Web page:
b.         Plaintiff runs a mailorder greeting card business in Iowa.  Plaintiff sent a catalogue to Defendant in the mail.  Defendant, a resident of New Jersey, after receiving the catalogue placed an order with Plaintiff over the telephone.  This was the first time that Defendant ever placed an order with Plaintiff, although Plaintiff previously had sent Defendant catalogues.  Plaintiff shipped Defendant the cards, but Defendant has refused to pay.  Can a court in Iowa exercise jurisdiction over Defendant?  Can a court in New Jersey?


c.         Defendant was on a business trip from Seattle, Washington to Orlando, Florida.  While en route, the airplane on which Defendant was traveling made a scheduled stop in Dallas, Texas.  Defendant, wanting to buy a newspaper at the Dallas airport before the flight resumed, stepped off the plane.  He was immediately served with a summons and complaint requesting that he appear and defend an action in Dallas, Texas.  The complaint was for breach of contract, based upon a contract that was entered into in Washington.   Plaintiff was residing in Washington at the time the contract was entered into but has since moved to Dallas, Texas.  Does the court in Texas have jurisdiction over the Defendant?


d.         Defendant is a corporation that sells hair dryers.  Defendant's principal place of business is Massachusetts and it is incorporated in Delaware.  Defendant ships its hair dyers to ten regional distributor's who thereafter ship the hair dryers to retail outlets within each distributors region.  Plaintiff purchased a hair dryer at a retail outlet in Omaha, Nebraska.  The hair dryer had been shipped from the regional distributor in Memphis, Tennessee.  Plaintiff was injured by the hair dryer when the hair dryer malfunctioned.  Can a court in Nebraska exercise jurisdiction over the Defendant?  Can a court in Tennessee?  Can a court in Massachusetts?  Can a court in Delaware?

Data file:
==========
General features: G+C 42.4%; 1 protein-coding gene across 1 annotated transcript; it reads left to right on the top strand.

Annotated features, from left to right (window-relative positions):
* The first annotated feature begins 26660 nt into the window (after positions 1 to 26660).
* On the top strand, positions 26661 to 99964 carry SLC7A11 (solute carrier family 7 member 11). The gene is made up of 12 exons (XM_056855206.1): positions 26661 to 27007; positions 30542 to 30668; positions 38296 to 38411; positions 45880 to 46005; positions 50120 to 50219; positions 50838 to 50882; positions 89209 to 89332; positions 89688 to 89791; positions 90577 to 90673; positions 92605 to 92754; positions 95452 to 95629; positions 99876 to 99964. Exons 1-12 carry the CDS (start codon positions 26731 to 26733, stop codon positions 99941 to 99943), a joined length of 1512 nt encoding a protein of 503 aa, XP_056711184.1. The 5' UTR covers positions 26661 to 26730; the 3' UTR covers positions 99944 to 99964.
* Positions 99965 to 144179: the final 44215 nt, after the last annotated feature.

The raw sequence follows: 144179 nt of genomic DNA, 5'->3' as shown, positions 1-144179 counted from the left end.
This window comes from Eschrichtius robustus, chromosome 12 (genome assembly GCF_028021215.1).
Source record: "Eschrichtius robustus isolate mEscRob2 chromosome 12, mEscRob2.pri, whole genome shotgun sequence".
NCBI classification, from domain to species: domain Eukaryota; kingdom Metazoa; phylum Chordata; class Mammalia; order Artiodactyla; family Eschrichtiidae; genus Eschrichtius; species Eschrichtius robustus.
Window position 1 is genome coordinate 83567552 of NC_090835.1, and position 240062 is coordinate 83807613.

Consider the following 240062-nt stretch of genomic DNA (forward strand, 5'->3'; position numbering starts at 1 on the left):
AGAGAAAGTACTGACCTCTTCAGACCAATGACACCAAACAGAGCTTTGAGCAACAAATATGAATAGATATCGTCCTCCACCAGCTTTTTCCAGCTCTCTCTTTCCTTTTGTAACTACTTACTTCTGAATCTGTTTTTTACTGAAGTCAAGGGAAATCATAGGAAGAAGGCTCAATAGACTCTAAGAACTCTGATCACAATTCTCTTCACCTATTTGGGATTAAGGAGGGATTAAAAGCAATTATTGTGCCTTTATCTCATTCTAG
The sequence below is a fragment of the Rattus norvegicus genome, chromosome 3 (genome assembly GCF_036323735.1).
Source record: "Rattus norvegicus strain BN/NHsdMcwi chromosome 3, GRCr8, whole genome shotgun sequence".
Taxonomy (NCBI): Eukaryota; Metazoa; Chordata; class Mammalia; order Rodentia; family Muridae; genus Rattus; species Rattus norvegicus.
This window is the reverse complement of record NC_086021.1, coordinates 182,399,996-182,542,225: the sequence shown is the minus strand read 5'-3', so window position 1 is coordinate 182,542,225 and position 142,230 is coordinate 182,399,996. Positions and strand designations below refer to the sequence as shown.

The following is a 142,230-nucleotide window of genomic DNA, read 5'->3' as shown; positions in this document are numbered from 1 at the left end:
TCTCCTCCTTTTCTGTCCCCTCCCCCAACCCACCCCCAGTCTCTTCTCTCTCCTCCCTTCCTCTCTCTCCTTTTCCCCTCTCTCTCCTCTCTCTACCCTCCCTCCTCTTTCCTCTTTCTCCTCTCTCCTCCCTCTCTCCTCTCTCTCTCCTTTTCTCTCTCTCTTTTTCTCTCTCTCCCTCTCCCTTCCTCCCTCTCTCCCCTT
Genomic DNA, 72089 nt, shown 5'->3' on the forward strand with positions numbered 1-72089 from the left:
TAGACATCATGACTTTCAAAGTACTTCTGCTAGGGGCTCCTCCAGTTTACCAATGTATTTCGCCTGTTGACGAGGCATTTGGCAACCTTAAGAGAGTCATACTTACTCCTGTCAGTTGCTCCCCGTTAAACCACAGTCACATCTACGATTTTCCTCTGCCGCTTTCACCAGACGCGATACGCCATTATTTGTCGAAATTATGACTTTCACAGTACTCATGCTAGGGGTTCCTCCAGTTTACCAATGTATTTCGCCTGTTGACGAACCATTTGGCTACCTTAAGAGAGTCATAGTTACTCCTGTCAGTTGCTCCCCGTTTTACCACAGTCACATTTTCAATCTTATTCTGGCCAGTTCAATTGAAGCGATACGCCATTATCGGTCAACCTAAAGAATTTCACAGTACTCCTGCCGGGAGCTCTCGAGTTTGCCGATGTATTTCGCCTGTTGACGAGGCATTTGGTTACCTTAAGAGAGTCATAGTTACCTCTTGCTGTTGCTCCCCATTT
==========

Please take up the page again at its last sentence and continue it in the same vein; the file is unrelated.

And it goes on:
6.         For each of the following exercises, determine whether the jurisdictional amount requirement of $75,000 is met, thereby allowing the plaintiff to file the action in federal district court.


a.   Plaintiff has one claim against one defendant for $70,000 in principal and $5,100 in interest.


b.   Plaintiff has two claims against one defendant.  One claim is for $60,000 and one claim is for $20,000.


c.   Plaintiff has two claims against two defendants.  The claims are two separate unrelated contracts.  One claim is for $35,000, and one claim is for $45,000.


d.   Plaintiff has two claims against three defendants.  The claims all relate to the obligations of a partnership in which the defendants are all general partners.  Each claim is for $30,000.


e.   Two plaintiffs have a claim against one defendant based upon two separate contracts.  Each plaintiff has a claim for $60,000 against the defendant.


7.         Whenever you draft a complaint, you must be certain that you have named all proper and necessary parties.  On a separate sheet of paper, make a checklist for yourself of the questions you must answer to determine whether you have the proper parties and whether additional parties are appropriate or necessary.  Place the checklist in your binder for each reference when you begin drafting complaints.


8.         At page 102 of the main text, you learned that several sections of Title 28 of the United States Code provide for specific grants of federal court jurisdiction.  State courts also often have specific grants of jurisdiction, requiring that certain actions be brought in particular courts.  Review the rules of civil procedure for your state.  Are there any specific grants of jurisdiction for the courts in your state?  If so, identify the rule number and the type of jurisdiction, and place the information in your binder for future reference.